OTTAWA, Nov. 8, 2011 /CNW/ - The National Native Addictions Partnership
Foundation (NNAPF) and the Assembly of First Nations (AFN), in
partnership with Health Canada, today announced the release of a
national framework addressing substance use issues among First Nation
people in Canada during the AFN National Health Forum in Ottawa, ON.
Honouring Our Strengths: A Renewed Framework to Address Substance Use
Issues Among First Nations People in Canada outlines a continuum of care in support of strengthened community,
regional and national responses to substance use challenges. The
framework was developed through extensive consultation and
collaborative work with partners, including Health Canada.
"The vision of this framework is one for today and into the future, to
address substance abuse among First Nation People in Canada," said
Muskoday First Nation Chief Austin Bear, President of the National
Native Addictions Partnership Foundation. "The framework is intended
to guide the design, coordination, and delivery of services at all
levels, providing guidance on approaches to community development that
prioritizes mental health and well-being and relies upon community and
"I am pleased that our organizations have worked closely together to
produce a framework that will assist First Nations communities to
strengthen mental health and addictions services throughout Canada,"
said the Honourable Leona Aglukkaq, Minister of Health. "These are
important issues that will benefit from the collaborative effort
represented by this framework."
Honouring Our Strengths is the result of a four-year comprehensive, community-driven review of
the National Native Alcohol and Drug Abuse Program (NNADAP) and
substance use-related services and supports for First Nations. It
describes the range of services, supports and partners needed to
provide a continuum of care to individuals, families, and communities.
It identifies six elements of care to better ensure access to a range
of effective and culturally relevant care options for those responding
to substance use issues or in any stage of the healing journey.
"The 'Honouring Our Strengths' framework is just one example of an
innovative and collaborative approach to addressing challenges based on
community needs and cultural strengths at the community level," said
AFN National Chief Shawn Atleo. "While First Nations across Canada
continue to advocate to address inequities in health care and health
service delivery to First Nations, we must continue to drive change at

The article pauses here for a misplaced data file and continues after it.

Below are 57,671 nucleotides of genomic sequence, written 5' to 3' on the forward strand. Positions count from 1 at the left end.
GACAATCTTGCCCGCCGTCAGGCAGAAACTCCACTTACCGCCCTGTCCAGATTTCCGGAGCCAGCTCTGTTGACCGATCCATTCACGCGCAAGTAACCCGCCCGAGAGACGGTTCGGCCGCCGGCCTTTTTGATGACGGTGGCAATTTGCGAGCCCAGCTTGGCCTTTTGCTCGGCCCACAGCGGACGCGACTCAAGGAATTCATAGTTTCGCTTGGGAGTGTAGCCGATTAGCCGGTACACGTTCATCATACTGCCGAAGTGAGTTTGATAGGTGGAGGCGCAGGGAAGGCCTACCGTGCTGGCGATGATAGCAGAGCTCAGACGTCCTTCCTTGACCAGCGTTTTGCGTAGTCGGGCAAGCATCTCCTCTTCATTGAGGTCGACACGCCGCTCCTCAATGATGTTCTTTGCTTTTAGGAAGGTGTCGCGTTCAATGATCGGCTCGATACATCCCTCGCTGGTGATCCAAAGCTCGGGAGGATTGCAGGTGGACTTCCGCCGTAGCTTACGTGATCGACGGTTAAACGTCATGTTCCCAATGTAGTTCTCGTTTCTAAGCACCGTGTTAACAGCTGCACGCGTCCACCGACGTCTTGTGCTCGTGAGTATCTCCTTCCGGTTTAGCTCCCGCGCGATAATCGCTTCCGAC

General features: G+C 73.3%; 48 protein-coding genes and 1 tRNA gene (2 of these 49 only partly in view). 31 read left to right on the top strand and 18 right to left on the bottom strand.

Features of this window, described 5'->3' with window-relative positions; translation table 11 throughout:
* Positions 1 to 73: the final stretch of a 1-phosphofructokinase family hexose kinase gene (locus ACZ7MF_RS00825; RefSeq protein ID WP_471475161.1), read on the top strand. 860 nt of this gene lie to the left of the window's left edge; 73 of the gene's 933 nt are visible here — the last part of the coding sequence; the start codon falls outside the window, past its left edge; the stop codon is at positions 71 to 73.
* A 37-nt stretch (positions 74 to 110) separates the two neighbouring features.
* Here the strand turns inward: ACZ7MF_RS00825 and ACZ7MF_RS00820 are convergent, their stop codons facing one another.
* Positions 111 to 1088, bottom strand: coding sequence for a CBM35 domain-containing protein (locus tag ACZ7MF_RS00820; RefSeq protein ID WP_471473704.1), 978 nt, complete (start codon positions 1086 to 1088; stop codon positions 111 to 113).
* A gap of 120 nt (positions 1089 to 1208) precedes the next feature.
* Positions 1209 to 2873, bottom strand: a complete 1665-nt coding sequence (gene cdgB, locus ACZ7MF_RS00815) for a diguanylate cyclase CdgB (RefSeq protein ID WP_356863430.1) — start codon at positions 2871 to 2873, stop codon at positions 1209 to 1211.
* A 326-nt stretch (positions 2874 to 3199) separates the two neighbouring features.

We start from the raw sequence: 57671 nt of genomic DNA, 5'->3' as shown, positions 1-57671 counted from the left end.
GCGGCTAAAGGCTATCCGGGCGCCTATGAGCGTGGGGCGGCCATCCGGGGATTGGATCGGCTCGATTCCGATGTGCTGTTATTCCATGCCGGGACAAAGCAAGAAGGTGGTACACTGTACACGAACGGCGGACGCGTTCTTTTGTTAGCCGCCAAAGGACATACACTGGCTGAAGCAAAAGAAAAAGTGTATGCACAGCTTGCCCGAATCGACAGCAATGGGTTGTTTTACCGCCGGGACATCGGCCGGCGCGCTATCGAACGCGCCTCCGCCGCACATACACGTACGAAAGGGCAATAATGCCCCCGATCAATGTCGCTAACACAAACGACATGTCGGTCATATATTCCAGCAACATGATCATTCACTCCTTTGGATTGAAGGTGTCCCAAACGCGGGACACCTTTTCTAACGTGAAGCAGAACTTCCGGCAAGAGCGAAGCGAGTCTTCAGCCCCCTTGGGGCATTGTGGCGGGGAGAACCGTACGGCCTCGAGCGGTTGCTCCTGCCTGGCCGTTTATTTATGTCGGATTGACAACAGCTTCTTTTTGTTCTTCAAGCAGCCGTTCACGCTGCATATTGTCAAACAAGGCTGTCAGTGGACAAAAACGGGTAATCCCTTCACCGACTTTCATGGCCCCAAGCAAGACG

the community level and increase the rate and pace of change to close
the health gap between our people and other Canadians."
The approach for Honouring Our Strengths focussed on shared ownership of the document's design, collaboration
with partners from the beginning of the process, and bringing forward
the voices of community at every stage of the framework's development.
In creating Honouring Our Strengths, partners engaged over two thousand community members, treatment centre
workers, community-based addiction workers, health administrators,
First Nations leadership, Elders, provincial service providers,
researchers, and policy makers.
Honouring Our Strengths will be a resource for NNADAP treatment centre workers, First Nations
communities, addictions experts, health directors, and policy makers in
the areas of First Nations substance abuse and addictions. Both the
full version of the framework and a 14-page summary report are
available at www.nnadaprenewal.ca.
Implementation of Honouring Our Strengths is already underway at community, regional, and national levels with
the NNADAP Renewal Leadership Team guiding the process. Four main
priority areas for implementation are: enhanced
coordination/integration at all levels; strengthening the system of
care; improving programming; and stronger measurement, oversight, and
The Leadership Team, with support from AFN, NNAPF, and Health Canada, is
encouraged by the collaborative approach to a strengthened
systems-based approach to care, and moving forward with renewal.
NNAPF is the national voice advocating for Inuit and First Nations
culturally-based addictions services. NNAPF works to cultivate and
empower relationships that connect cultural strengths and identity
within holistic and healthy communities and to further the capacity of
First Nations and Inuit to address addictions and related issues.
The Assembly of First Nations is the national organization representing
First Nation citizens in Canada.
The AFN National Health Forum taking place at the Ottawa Convention
Centre November 7-9, 2011 is the first of its kind in over 10 years,
gathering nearly 1000 First Nation health directors, health technicians
and health experts from across Canada. Under the theme "Taking Action
to Move Forward", the three-day forum will showcase examples of First
Nations driving change and engaging partnerships, while exploring
opportunities to advance community-based plans for sustainable health
For more information on renewal efforts, please visit: www.nnadaprenewal.ca or contact the national renewal partners directly by e-mail at: email@example.com.
SOURCE ASSEMBLY OF FIRST NATIONS
For further information:
National Native Addictions Partnership Foundation
Mobile: 204.894.NAPF (6273)
Communications Officer, Assembly of First Nations
613-241-6789. ext 401